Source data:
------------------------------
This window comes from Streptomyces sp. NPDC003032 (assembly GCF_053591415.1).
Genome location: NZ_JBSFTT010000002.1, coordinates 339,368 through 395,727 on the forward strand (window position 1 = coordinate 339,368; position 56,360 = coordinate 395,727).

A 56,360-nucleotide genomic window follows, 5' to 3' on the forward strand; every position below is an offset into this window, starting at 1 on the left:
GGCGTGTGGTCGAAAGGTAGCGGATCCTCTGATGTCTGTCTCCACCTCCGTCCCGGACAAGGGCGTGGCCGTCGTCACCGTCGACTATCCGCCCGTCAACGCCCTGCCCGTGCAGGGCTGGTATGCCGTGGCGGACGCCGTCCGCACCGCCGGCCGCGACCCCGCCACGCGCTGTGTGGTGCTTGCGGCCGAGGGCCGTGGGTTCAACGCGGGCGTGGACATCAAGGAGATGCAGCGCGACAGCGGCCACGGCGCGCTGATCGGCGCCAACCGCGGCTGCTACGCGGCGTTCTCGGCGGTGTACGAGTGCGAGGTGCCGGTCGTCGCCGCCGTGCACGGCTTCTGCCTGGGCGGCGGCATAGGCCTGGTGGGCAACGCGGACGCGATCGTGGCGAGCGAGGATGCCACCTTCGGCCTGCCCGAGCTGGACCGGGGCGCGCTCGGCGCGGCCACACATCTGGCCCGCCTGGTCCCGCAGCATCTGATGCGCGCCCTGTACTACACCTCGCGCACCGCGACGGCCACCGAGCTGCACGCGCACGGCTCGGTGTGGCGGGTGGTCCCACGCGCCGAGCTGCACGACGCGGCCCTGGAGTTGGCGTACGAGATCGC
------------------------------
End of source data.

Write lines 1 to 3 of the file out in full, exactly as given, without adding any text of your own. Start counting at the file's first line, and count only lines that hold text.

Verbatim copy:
This window comes from Streptomyces sp. NPDC003032 (assembly GCF_053591415.1).
Genome location: NZ_JBSFTT010000002.1, coordinates 339,368 through 395,727 on the forward strand (window position 1 = coordinate 339,368; position 56,360 = coordinate 395,727).

A 56,360-nucleotide genomic window follows, 5' to 3' on the forward strand; every position below is an offset into this window, starting at 1 on the left: